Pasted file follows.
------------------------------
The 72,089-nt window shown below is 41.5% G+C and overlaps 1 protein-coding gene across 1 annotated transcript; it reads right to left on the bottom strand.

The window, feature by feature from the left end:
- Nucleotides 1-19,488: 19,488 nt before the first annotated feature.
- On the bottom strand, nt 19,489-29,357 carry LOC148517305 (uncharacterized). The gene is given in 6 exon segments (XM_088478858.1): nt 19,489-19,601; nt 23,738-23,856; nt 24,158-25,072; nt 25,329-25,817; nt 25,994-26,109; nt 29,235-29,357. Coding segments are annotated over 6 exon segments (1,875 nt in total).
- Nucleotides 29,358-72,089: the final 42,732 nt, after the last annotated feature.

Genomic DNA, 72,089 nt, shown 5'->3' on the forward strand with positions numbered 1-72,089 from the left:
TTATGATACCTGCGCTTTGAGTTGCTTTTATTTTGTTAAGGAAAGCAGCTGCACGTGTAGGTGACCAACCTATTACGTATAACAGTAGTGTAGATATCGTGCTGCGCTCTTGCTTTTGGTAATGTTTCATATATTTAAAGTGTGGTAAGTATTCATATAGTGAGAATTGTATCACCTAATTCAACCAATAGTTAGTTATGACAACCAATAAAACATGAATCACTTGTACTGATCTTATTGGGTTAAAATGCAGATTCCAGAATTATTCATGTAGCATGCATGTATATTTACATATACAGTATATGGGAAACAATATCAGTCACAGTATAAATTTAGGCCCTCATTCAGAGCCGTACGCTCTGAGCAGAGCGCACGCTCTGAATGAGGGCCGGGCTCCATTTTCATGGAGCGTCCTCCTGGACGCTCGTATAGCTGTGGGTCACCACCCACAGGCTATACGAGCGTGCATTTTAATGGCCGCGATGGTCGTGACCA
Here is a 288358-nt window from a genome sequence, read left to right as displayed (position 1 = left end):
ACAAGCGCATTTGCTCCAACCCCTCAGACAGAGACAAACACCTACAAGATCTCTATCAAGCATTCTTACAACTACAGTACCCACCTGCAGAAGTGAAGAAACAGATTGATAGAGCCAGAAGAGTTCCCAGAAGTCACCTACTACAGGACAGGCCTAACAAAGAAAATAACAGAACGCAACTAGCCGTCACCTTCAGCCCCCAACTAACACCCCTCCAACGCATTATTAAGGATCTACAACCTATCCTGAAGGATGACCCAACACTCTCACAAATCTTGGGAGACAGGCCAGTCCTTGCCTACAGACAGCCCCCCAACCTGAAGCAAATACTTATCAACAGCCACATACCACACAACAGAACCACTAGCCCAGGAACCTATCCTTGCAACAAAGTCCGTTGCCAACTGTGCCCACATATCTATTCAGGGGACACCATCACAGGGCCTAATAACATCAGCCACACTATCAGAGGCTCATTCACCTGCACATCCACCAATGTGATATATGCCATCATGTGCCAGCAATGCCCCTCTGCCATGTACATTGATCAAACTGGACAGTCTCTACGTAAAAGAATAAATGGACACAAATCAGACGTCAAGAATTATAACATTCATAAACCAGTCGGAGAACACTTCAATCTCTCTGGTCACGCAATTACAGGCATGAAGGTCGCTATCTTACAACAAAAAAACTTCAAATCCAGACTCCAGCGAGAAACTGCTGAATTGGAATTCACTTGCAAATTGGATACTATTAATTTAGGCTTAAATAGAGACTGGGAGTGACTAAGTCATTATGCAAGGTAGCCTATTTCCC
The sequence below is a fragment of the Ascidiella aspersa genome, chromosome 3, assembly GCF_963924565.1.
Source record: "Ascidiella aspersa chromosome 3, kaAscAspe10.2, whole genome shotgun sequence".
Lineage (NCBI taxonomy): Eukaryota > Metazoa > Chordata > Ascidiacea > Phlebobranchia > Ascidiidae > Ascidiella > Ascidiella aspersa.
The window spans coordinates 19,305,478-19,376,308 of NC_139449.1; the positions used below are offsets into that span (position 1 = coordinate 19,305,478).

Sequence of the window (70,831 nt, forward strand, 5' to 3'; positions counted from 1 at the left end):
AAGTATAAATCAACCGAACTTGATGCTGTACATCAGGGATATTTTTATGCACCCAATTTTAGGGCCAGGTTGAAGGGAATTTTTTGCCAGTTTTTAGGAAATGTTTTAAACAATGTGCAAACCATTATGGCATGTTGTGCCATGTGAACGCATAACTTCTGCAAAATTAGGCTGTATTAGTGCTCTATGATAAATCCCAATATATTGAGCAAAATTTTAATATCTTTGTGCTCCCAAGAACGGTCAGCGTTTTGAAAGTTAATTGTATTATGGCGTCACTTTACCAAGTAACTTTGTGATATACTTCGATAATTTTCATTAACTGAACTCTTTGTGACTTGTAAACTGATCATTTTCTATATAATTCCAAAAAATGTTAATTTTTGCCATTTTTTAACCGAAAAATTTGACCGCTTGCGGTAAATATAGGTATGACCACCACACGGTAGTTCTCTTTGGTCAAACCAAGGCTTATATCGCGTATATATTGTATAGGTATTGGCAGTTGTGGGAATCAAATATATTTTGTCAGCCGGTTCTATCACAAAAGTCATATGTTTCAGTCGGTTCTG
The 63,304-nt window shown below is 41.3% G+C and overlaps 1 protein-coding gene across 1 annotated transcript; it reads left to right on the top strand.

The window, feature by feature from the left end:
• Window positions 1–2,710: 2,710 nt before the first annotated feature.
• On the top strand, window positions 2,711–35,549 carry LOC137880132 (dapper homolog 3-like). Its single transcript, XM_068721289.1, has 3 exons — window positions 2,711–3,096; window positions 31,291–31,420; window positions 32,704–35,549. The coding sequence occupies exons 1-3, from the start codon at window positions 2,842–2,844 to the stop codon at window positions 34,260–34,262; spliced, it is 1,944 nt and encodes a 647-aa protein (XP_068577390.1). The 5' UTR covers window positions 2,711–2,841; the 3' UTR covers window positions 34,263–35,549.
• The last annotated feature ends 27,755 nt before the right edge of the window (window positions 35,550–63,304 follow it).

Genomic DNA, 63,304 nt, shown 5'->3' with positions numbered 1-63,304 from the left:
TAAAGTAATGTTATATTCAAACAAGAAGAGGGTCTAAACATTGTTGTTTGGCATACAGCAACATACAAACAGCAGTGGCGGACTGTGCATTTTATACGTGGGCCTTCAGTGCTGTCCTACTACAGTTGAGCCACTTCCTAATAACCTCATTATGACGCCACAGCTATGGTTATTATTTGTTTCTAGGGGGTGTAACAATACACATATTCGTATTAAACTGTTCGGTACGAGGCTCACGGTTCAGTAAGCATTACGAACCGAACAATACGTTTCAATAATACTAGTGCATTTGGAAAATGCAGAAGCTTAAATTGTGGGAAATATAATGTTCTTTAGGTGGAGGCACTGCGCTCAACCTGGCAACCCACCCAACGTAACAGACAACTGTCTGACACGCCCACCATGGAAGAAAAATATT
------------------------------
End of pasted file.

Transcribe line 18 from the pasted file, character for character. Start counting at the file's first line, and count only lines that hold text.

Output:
• Window positions 1–2,710: 2,710 nt before the first annotated feature.